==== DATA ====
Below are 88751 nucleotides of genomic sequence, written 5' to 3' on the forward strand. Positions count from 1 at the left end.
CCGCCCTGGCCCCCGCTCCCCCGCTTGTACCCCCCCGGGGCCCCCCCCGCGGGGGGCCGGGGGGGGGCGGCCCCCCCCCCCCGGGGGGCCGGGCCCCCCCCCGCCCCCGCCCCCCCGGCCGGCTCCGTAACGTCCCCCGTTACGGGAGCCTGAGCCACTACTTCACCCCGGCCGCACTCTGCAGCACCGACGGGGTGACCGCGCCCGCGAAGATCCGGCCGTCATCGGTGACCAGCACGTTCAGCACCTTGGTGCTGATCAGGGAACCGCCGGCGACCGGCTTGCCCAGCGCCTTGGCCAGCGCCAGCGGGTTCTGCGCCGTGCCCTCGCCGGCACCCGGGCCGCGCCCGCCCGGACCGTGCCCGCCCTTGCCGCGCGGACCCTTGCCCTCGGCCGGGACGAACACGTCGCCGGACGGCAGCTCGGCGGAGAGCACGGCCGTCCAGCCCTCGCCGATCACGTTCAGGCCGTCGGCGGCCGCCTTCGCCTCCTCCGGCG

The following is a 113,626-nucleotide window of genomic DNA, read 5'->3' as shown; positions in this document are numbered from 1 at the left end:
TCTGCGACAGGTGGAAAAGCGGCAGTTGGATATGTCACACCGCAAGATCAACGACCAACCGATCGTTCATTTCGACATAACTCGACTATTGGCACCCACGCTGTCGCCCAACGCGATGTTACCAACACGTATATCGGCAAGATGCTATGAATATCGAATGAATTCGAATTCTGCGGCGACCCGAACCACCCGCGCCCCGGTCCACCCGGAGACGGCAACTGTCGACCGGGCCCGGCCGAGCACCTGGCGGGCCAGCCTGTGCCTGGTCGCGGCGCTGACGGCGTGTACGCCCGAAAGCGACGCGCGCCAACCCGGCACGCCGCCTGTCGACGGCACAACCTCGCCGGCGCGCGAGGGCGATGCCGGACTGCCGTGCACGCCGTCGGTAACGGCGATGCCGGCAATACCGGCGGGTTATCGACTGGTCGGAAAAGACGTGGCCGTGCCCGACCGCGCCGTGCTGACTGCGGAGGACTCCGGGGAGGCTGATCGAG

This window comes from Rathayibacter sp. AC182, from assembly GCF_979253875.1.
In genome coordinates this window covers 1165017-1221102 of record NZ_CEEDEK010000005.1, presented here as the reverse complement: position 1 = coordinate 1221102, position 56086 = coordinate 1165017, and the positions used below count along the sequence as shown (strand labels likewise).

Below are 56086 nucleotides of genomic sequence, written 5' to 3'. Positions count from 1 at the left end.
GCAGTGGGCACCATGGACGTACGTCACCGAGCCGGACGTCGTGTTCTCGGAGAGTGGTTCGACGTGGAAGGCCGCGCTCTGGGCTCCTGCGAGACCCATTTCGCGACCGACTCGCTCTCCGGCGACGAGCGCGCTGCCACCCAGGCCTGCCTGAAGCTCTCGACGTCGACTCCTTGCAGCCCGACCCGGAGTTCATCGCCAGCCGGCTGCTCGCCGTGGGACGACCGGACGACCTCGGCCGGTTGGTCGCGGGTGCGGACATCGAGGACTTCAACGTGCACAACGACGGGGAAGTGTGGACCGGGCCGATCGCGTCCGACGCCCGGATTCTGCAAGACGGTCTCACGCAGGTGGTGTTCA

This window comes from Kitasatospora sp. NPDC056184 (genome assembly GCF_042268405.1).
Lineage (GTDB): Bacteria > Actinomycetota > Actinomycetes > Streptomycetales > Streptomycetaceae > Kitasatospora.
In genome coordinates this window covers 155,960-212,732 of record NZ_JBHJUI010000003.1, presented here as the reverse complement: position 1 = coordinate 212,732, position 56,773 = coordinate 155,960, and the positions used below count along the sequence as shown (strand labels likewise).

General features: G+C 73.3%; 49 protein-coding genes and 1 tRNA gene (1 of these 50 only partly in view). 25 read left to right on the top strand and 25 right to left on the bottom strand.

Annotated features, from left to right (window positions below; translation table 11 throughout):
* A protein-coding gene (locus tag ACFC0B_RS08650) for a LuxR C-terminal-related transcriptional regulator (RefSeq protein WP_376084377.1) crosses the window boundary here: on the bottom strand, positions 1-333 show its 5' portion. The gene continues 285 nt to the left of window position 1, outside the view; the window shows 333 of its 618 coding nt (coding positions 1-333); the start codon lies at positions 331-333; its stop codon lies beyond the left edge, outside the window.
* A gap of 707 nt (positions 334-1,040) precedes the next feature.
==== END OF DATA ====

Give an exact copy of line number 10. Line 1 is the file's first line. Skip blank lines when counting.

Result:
Lineage (GTDB): Bacteria > Actinomycetota > Actinomycetes > Streptomycetales > Streptomycetaceae > Kitasatospora.